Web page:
On Wednesday afternoon I spent a bunch of time with ePlatform’s CEO, Ramana Kovi. He called me up and told me that now that we’re interested in services that I might be interested in seeing what his team has been building for the past few years.
And, wow, does he have a ton of services. More than 70 at last count.
He’s run away from the Web 2.0 look that other Silicon Valley entrepreneurs are going with, though. He’s built a services portal (he calls it an integrated digital lifestyle service) and made it look similar to Outlook 2003. Why do that? Cause he says he noticed that most of his target users use Outlook and in his testing they were more comfortable with a set of services that look like Microsoft’s offerings. Smart, although I think it could use some more polish.
It’s in alpha testing right now, he expects to release a beta within weeks. I’ll let you know when it’s out. I played with several of the services and they were well done. He tells me that his team has been working on this for years and has written about 20 million lines of .NET code to build this set of services and the host container for them.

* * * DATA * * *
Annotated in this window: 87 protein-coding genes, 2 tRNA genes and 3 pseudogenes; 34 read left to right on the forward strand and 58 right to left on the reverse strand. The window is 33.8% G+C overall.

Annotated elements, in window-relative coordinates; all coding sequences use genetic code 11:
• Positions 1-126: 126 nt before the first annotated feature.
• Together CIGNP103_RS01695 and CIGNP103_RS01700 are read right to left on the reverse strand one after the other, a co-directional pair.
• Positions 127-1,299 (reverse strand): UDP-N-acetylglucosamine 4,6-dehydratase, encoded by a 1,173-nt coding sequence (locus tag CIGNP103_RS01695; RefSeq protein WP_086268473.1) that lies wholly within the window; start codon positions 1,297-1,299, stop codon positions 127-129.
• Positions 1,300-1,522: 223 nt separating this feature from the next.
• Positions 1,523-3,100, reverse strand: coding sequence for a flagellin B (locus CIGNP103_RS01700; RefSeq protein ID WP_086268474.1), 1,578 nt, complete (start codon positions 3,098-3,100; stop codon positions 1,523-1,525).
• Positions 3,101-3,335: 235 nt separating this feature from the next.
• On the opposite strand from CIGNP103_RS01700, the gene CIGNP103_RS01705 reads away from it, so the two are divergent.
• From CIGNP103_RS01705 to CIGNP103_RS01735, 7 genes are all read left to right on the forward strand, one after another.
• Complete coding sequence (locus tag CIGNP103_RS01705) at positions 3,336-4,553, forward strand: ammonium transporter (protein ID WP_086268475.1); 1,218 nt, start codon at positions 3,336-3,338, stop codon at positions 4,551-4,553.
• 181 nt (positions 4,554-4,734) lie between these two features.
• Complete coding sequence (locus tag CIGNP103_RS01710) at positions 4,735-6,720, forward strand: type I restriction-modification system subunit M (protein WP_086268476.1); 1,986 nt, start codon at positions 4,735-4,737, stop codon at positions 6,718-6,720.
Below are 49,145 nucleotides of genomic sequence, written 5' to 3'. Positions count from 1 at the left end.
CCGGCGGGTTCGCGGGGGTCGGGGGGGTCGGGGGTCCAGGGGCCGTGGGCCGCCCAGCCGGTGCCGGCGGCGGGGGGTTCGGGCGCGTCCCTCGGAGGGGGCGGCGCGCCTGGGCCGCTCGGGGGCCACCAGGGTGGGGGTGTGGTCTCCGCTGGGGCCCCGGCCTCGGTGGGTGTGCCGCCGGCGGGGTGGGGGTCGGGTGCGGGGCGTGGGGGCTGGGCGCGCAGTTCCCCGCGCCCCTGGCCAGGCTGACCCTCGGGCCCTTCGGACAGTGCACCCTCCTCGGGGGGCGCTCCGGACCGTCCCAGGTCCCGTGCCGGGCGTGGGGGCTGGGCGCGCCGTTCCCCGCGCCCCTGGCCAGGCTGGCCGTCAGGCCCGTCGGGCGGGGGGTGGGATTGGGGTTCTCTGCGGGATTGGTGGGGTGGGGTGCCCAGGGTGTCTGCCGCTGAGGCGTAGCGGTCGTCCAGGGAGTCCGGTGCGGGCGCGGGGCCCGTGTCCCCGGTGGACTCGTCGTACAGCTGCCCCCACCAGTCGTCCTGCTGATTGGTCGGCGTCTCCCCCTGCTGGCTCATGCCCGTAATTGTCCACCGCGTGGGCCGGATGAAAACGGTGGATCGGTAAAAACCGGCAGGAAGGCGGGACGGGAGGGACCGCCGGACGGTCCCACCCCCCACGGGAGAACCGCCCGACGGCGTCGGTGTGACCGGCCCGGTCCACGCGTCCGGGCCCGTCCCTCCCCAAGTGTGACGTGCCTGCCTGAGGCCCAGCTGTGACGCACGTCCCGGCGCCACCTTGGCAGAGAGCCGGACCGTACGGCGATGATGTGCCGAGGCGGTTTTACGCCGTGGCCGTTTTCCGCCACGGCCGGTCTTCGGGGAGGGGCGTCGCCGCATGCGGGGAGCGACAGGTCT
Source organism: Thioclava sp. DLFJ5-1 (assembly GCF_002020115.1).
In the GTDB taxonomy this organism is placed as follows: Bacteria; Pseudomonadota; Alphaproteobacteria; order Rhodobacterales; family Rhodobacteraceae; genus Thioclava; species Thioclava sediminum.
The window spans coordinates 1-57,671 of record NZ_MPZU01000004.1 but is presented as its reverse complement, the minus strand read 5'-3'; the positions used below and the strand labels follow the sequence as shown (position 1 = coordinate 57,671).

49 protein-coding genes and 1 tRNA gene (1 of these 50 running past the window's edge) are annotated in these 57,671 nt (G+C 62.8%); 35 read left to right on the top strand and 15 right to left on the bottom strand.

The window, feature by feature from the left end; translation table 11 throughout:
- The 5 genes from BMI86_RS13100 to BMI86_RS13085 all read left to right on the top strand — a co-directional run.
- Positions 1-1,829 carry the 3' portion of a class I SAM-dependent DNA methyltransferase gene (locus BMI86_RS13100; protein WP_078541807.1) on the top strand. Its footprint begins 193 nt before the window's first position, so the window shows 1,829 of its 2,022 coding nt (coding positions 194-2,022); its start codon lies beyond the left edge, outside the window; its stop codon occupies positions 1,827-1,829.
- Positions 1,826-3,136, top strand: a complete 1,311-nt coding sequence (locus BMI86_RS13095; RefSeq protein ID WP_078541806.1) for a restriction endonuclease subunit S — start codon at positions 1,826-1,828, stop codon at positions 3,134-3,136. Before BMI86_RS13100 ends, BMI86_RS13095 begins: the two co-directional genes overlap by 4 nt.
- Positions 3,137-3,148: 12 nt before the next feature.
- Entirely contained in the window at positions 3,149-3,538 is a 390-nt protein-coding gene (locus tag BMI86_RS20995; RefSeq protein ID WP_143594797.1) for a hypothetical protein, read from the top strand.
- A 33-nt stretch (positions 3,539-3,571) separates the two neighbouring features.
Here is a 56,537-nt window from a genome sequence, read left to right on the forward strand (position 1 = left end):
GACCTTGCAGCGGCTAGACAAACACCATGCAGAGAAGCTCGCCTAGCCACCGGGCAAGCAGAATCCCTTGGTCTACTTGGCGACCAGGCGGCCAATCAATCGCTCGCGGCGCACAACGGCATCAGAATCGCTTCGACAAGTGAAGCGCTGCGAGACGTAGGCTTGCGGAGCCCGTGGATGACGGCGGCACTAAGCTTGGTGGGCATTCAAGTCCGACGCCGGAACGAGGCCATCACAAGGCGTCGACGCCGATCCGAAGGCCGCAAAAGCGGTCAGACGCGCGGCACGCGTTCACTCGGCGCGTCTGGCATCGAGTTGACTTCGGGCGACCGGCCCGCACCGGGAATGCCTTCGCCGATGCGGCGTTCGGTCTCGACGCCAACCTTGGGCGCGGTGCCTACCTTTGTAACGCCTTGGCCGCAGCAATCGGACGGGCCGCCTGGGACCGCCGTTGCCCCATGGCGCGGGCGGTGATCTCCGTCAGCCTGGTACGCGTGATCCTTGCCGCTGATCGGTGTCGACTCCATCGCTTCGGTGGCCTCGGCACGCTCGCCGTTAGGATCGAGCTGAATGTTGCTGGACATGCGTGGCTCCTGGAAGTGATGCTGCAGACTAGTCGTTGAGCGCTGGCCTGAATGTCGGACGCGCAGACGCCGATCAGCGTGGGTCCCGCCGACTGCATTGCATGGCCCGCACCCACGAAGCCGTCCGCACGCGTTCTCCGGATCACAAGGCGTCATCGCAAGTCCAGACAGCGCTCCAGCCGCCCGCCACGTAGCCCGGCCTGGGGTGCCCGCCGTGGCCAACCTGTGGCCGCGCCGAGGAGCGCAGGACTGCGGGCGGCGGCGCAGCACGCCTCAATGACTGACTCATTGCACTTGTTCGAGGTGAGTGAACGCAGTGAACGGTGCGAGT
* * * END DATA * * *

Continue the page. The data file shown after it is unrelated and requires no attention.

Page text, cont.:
Definitely another Silicon Valley company to watch.
I made some custom business cards and Lyndon of Laszlo was the first to upload it. It is a custom card done by Hugh Macleod. I’ve handed hundreds of them out in the past three weeks. Almost every time I hand it to someone they say “that’s cool.”
I often then get asked “how did you get that past the branding police?” Shhhh, don’t tell anyone. 😉
The story behind the card is that Hugh penned that for me over lunch at the Reboot conference. Thanks, Hugh! Yes, I tell people I’m on the HughTrain.
I highly believe a business card should start a conversation and be memorable. So many of the ones I get are boring. What are you doing to make your business card memorable? Other things I’ve done? Gotten my business cards punched in braille. Why is that good? It’s easy to find your card in your pocket cause it feels very distinctive. Another card I had was done in a distinctive rubbery material. Matt Mullenweg told me he wanted to use that material and couldn’t find it anywhere.
What things do you do with business cards?
Ken Levy invited the Ultimate Ears folks to Microsoft’s campus in Redmond tomorrow. They’ll also have an open-to-the-public meeting on Saturday. Ken’s blog has all the details.
These headphones are — by far — the best I’ve ever heard. If you travel a lot you should check them out. I’ve had babies crying next to me in the airplane and with these on you can hardly even hear them. Their top of the line pairs are very expensive at $900 (they are custom made for your ears specifically) but they have a new pair that Ken tells me are almost as good for less than 1/3 the price.
Anyway, you can always drop by and hang out with the geeks in the mall.